When I was 16, I was taken to the hospital by ambulance and placed immediately in an isolation unit whereupon a drip was inserted to my right forearm, just above the wrist. I had been ill, off and on, for the previous two years, causing me to miss then-important chunks of my school education. I spent some time delirious on the drip, with varying levels of awareness and wakefulness. I can vaguely remember peering without comprehension at a small TV screen that had been wheeled close to my bed. Somewhere in the fog was a beguiling nurse who was just doing her job. The emergency, I later learned, was that I had a virulent form of glandular fever (mononucleosis), which was causing my throat to close over, and I had lost 20 percent of my bodyweight. After some time — perhaps three days — I was taken off the drip but remained in isolation.
Bored, and doubtless with some pressing teenage matters to take care of, I duly raised from my sick bed, dressed, and walked out of the hospital to catch a bus for the 45-minute trip home. At least that is what I am told. I was still so sick I have no memory of leaving the hospital at all. It was only when I was in my late 20s that the topic came up in a family conversation. Everybody assumed I knew what I had done. Could I have been compelled to make this unconscious journey by the fear of the cost of an extended stay in the hospital? Perhaps it was the thought of the exorbitant expense of the ambulance ride a few days earlier? It was none of these things. It was simply teenage restiveness and the congenital belief that I know best. I was in the hospital in England. My ambulance ride was free, as were the drip and its fluids, the bed, the TV — all of my care would have been free had I remained in the hospital forever. When I returned to the hospital a few months later for a tonsillectomy, the whole thing was free. The United Kingdom is one of a vast majority of countries that has a free at-source healthcare system, a.k.a. universal healthcare. These countries are as diverse as Ghana and Germany, Croatia and China, India, Hong Kong, Botswana, South Africa, Israel, Sweden, and, yes, Canada. The list goes on. The United States of America is conspicuous by its absence.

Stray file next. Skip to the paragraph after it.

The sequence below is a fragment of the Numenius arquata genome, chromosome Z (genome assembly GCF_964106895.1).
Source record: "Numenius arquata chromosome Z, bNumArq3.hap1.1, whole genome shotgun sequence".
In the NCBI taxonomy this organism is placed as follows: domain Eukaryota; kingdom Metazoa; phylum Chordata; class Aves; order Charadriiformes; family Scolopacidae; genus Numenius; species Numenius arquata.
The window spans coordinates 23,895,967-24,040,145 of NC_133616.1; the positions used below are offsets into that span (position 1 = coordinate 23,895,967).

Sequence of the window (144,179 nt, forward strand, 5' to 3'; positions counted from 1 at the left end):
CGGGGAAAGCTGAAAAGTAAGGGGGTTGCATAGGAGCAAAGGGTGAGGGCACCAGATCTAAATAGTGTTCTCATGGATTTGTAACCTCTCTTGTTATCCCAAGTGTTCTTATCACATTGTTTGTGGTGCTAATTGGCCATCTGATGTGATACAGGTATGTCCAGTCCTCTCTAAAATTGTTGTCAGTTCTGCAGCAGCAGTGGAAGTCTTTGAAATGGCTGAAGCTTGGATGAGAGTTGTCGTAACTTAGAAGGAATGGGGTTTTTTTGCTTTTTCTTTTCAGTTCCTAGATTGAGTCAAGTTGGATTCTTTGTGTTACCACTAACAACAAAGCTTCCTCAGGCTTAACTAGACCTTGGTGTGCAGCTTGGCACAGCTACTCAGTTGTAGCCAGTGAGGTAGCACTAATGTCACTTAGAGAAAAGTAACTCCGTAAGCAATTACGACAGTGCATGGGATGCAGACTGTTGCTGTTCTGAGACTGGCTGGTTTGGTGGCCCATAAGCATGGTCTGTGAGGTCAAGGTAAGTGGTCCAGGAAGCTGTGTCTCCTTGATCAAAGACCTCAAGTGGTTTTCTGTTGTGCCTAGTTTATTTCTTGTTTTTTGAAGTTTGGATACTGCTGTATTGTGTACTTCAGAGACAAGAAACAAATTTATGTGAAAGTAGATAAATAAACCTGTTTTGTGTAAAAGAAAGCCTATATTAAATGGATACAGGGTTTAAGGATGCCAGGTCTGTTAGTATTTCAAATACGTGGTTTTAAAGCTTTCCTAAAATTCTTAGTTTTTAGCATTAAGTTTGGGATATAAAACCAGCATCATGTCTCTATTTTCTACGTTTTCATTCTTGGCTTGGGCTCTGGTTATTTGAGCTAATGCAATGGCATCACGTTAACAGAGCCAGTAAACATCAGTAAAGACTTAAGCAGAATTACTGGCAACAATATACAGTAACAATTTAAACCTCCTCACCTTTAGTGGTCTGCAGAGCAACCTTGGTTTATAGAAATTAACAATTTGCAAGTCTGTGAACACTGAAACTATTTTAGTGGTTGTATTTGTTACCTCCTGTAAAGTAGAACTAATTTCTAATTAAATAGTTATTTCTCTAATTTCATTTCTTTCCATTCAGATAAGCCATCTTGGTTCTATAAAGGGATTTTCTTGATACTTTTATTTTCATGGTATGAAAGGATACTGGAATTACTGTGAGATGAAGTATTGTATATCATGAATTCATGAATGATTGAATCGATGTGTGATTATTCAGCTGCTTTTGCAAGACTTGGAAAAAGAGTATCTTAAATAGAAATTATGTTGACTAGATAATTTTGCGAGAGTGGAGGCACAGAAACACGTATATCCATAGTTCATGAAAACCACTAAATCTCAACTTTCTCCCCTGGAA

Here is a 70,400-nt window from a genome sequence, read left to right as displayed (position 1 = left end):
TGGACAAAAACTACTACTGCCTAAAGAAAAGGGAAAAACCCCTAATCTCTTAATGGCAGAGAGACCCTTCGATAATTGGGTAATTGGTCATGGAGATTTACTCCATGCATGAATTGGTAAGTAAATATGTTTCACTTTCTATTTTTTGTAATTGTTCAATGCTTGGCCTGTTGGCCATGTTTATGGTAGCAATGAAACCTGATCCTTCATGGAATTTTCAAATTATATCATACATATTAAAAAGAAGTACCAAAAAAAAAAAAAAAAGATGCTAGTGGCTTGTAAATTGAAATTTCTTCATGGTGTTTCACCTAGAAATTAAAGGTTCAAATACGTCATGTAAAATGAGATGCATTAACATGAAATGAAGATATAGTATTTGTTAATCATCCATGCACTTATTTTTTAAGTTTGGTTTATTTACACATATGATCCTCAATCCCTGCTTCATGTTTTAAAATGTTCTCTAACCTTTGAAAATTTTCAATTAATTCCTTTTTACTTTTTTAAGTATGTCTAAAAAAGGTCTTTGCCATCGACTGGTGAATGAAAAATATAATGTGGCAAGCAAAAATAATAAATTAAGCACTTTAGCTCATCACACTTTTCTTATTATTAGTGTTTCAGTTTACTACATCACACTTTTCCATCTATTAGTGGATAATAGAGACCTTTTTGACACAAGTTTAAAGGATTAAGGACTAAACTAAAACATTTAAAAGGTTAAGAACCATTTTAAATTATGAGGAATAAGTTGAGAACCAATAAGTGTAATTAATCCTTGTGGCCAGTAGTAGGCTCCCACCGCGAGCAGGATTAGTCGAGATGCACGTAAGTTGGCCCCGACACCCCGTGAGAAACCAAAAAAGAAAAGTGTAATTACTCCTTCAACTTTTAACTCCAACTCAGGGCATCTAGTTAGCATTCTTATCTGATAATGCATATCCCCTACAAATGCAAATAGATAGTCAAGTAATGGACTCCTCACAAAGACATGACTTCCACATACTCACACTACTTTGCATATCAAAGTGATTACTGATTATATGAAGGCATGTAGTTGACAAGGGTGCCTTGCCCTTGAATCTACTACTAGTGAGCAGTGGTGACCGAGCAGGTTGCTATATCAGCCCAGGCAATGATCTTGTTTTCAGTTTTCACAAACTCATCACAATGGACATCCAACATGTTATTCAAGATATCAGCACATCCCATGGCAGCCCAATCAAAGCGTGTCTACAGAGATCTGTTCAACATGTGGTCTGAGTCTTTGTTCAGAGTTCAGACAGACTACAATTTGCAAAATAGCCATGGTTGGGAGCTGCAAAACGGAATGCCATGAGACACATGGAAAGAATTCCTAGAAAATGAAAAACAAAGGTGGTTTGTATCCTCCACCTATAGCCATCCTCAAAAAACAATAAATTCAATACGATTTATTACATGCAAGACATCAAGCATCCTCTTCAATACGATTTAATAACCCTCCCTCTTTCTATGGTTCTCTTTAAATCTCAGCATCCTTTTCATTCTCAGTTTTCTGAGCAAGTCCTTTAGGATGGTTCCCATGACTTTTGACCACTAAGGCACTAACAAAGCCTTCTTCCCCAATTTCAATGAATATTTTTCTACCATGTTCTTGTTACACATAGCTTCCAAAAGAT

The above is by way of a declaration an announcement that I have personal interest in the healthcare debate that has ebbed and flowed in this country for many years, though it was perhaps never more vehement than during the passage of Obamacare or The Patient Protection and Affordable Care Act. Still, it seems that healthcare remains a puzzle in search of a solution. Witness the thoroughgoing calamity of the attempts by the U.S. Senate to craft some form of legislation to “repeal and replace” Obamacare these past nine months. My interest is also somewhat at an academic level. I wrote my bachelor’s thesis on healthcare, at a point when — perhaps ironically — the U.K. healthcare system was seen as being in danger of selling out its founding principles of “meeting the needs of everyone; free at the point of need; and treatment based on clinical need not ability to pay.”